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Let $V$ be a finite dimensional vector space. Let us call an automorphism $T:V\rightarrow V$ admissible if there exists an inner product $\langle , \rangle$ on $V$ making $T$ an isometry. (You can see this question, where it is proved that $T$ preserves some inner product on $V$ if and only if $V$ admits a basis for which the representing matrix of $T$ is orthogonal)

My question: Assume $T$ is an admissible automorphism. "How many" inner products exists which are preserved by $T$?

I think I might have a solution,but I am not entirely sure. Also, there might be a shorter way of analyzing this problem, and I would like to see other perspectives. Here is what I have got so far: (A summary of the results shows below).

Some preliminary observations:

(a) It depends on the $T$. If $T=\pm Id$ then it preserves any inner product on $V$, but it's clearly not true for a rotation (see c) below).

(b) For any preserved inner product, any scalar multiple of it is also preserved.

(c) A (two-dimensional) proper rotation uniquely determines (up to scalar multiple) the preserved inner product. (a proof is provided at the end).

(d) The reflection w.r.t to $0$ ($T=-Id$) preserves any inner product.

A more detailed analysis:

By what I mentioned above, there exists a basis for $V$ w.r.t it $T$ has the form of an orthogonal matrix, and every such matrix has a canonical form. So. let $B=(v_1,...,v_n)$ be a suitable basis w.r.t it the matrix of $T$ has this canonical form.

We can obtain one preserved inner product by setting this basis to be orthonormal. Denote by $\langle, \rangle $ this inner product.

(1) Now note we can change freely the norm of every $v_i$ which corresponds to an eigenvalue $\pm 1$, and $T$ would still be an isometry.

(2) Also, if $v_1,v_2$ are eigenvectors which correspond to eigenvalues $\pm 1$ respectively, then: the requirement $\langle T(v_1),T(v_2) \rangle = \langle v_1,v_2 \rangle \Rightarrow \langle v_1,-v_2 \rangle = \langle v_1,v_2 \rangle \Rightarrow \langle v_1,v_2 \rangle = 0$.

Hence, $v_1,v_2$ must be orthogonal.

(3) Now let $v_1,v_2$ correspond to a non-real eigenvalue (i.e the restriction of $T$ to span{$v_1,v_2$} is a rotation $R_{\theta}$), and let $v_3$ correspond to eigenvalue $\pm 1$. Then it forces:

$\langle v_1,v_3 \rangle = \langle T(v_1),T(v_3) \rangle = \langle R_{\theta}(v_1),\pm v_3 \rangle \Rightarrow \langle v_1 \pm R_{\theta}(v_1),v_3 \rangle = 0$. Similarly, $\langle v_2 \pm R_{\theta}(v_2), v_3 \rangle = 0$.

Claim: $v_1 \pm R_{\theta}(v_1), v_2 \pm R_{\theta}(v_2)$ are linearly independent.

Proof: First note that since $-R_{\theta}=R_{\pi + \theta}$, then it is enough to prove this for the $+$ case. Assume $\alpha(v_1-R_{\theta}(v_1))+ \beta(v_2-R_{\theta}(v_2))=0$, s.t $(\alpha , \beta) \neq (0,0)$.

Since $\theta \neq 0, v_i \neq R_{\theta}(v_i)$, so $\alpha = 0 \iff \beta = 0$, hence both are nonzero, so we can assume $\alpha=1$. This implies: $(cos\theta v_1+sin\theta v_2 - v_1)+\beta (-sin \theta v_1 + cos \theta v_2 - v_2) = 0 \Rightarrow$

$cos\theta - 1 = \beta sin \theta , \beta (1-cos \theta ) = sin \theta$.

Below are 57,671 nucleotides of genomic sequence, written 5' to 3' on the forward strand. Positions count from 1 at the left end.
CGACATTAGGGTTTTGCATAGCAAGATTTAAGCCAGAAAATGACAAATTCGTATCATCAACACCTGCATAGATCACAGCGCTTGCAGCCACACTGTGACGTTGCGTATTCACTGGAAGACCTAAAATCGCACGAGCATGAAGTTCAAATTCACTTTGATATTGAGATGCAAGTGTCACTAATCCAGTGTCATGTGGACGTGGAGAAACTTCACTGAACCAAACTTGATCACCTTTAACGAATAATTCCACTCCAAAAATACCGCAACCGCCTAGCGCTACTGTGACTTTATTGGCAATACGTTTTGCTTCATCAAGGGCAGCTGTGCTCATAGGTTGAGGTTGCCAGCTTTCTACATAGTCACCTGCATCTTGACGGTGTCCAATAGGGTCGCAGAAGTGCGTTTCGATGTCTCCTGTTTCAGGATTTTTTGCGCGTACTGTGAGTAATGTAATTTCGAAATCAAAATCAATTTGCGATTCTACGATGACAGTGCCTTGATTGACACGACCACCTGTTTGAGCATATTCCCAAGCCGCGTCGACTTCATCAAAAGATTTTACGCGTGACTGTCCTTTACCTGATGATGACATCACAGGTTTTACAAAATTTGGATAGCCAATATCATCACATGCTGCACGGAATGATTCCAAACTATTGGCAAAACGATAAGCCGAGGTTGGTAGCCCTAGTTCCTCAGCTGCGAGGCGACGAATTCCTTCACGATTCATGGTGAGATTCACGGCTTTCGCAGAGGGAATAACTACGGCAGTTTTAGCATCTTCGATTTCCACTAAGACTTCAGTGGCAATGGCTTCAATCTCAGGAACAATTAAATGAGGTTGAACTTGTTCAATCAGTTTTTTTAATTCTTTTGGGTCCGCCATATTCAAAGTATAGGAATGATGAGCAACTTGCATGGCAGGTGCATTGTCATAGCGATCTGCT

Putting the two equations together we get: $(cos \theta-1)^2=-sin^2 \theta \Rightarrow 2(1-cos \theta) = 0 \Rightarrow cos \theta = 0 \Rightarrow \theta = 0$. (But this is a degenerate case of rotation, contrary to our assumption about $v_1,v_2$).

Corollary: span{$v_1 \pm R_{\theta}(v_1), v_2 \pm R_{\theta}(v_2)$} $=$ span{$v_1,v_2$}. Hence, $v_3$ is in fact orthogonal to $v_1,v_2$.

Summary:

(2)&(3) together show that vectors from our chosen basis $B$ which correspond to different eigenvalues must remain orthogonal w.r.t every inner product which is preserved by $T$.

Statement $(c)$ then shows that the restriction of the inner product to any two-dimensional subspace where the restriction of $T$ is a rotation is determined uniquely.

Finally note that the restriction of $T$ to the eigenspaces of $1,-1$ are $Id,-Id$ hence according to observation (a) a preserved inner product does not have any constraints on these subspaces separately. (They still have to be mutually orthogonal).

Proof of statement (c): Take $T=\begin{pmatrix} cos\theta & -sin\theta \\\ sin\theta & cos\theta \end{pmatrix}: \mathbb{R}^2 \to \mathbb{R}^2$

If $\langle , \rangle$ is an inner product on $\mathbb{R}^2$ making $T$ an isometry, then: $T(e_1)= cos\theta e_1 + sin \theta e_2, T(e_2)=-sin\theta e_1 + cos \theta e_2 $, hence:

$\lVert e_1 \rVert^2= \lVert T(e_1) \rVert^2= cos^2\theta \lVert e_1 \rVert^2 + sin^2\theta \lVert e_2 \rVert^2 + 2sin\theta cos\theta \langle e_1,e_2 \rangle \Rightarrow$

(*) $ sin \theta \lVert e_1 \rVert^2 = sin\theta \lVert e_2 \rVert^2 + 2cos \theta \langle e_1,e_2 \rangle$

Similarly $\langle e_1,e_2 \rangle=\langle T(e_1),T(e_2) \rangle=sin\theta cos\theta (\lVert e_2 \rVert^2 - \lVert e_1 \rVert^2)+ \langle e_1,e_2 \rangle(cos^2\theta-sin^2\theta) \Rightarrow$

(**) $2sin\theta \langle e_1,e_2 \rangle = cos\theta (\lVert e_2 \rVert^2 - \lVert e_1 \rVert^2)$

Now using equations (*),(**) togetther we deduce:

$ sin \theta \lVert e_1 \rVert^2 = sin\theta \lVert e_2 \rVert^2 + \frac{cos^2\theta}{sin\theta} (\lVert e_2 \rVert^2 - \lVert e_1 \rVert^2)$ so finally we obtain: $\lVert e_2 \rVert = \lVert e_1 \rVert$.

Now (**) implies $sin\theta \langle e_1,e_2 \rangle = 0$, so if our rotation is proper (not the identity or reflection w.r.t to the origin) then it must hold that $\langle e_1,e_2 \rangle = 0$.

So the inner product by a rotation in $\mathbb{R}^2$ must be a scalar multiple of the standard inner product.

In particular the isometry group of an inner product determines it completely. (Up to scalar multiple of course).

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